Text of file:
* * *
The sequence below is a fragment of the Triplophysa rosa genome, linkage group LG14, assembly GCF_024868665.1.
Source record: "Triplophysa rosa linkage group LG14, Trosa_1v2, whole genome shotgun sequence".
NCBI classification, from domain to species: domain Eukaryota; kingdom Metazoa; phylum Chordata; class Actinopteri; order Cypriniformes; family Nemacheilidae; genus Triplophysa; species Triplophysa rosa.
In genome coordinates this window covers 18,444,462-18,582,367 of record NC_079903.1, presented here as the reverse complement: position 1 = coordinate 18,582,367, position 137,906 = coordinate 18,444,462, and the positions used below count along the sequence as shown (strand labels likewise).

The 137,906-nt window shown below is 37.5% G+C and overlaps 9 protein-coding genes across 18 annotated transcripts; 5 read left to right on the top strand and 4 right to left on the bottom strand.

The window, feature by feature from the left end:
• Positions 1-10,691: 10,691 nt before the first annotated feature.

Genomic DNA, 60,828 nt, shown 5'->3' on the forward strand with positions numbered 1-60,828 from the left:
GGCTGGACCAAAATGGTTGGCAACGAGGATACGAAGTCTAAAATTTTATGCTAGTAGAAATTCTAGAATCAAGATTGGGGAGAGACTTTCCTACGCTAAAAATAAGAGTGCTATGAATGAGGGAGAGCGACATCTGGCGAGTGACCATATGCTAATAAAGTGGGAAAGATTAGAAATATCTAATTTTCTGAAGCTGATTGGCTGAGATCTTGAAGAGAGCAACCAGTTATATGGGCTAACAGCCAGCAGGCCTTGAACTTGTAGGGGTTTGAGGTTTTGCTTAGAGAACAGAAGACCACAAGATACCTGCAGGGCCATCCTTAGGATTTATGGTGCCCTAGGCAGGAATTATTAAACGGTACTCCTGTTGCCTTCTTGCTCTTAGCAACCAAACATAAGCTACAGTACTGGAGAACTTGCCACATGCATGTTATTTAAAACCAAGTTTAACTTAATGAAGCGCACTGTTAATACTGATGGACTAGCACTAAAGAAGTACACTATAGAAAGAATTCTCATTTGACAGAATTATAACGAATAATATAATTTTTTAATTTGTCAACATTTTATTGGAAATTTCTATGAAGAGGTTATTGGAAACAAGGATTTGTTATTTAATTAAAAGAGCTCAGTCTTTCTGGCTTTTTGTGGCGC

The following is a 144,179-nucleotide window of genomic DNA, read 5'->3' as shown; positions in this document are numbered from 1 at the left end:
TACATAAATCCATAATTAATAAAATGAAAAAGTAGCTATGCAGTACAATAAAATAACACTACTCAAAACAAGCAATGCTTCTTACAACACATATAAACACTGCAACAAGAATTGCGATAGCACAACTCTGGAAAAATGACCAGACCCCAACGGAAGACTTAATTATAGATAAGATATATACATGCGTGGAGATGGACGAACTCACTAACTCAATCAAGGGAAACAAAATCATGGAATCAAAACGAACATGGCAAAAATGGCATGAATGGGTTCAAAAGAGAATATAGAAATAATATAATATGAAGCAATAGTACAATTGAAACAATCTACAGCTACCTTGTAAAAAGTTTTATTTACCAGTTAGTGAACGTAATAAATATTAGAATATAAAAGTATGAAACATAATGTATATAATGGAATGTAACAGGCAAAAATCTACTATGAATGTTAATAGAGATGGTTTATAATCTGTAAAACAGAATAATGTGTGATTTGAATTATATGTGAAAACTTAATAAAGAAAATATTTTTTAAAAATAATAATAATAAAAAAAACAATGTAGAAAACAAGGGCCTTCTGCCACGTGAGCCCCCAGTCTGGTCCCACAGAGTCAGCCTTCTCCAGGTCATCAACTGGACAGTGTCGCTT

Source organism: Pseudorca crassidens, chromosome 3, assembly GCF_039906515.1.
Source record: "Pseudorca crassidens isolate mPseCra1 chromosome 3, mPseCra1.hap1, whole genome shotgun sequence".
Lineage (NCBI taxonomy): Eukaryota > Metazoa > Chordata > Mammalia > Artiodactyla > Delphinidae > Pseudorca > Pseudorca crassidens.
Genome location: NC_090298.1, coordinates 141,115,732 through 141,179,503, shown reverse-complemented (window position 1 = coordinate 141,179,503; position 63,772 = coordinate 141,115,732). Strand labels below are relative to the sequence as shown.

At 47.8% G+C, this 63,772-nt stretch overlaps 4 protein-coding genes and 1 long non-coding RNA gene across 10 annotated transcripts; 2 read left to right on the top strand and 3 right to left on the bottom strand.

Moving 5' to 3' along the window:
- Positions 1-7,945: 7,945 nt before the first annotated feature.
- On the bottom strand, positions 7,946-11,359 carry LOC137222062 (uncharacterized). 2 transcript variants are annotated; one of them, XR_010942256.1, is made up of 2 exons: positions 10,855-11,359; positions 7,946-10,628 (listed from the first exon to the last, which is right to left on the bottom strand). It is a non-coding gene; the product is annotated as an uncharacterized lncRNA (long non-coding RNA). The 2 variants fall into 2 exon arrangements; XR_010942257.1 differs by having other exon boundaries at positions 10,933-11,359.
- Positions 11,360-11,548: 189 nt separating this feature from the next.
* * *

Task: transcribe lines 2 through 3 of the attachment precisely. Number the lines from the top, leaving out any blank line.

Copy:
Source record: "Triplophysa rosa linkage group LG14, Trosa_1v2, whole genome shotgun sequence".
NCBI classification, from domain to species: domain Eukaryota; kingdom Metazoa; phylum Chordata; class Actinopteri; order Cypriniformes; family Nemacheilidae; genus Triplophysa; species Triplophysa rosa.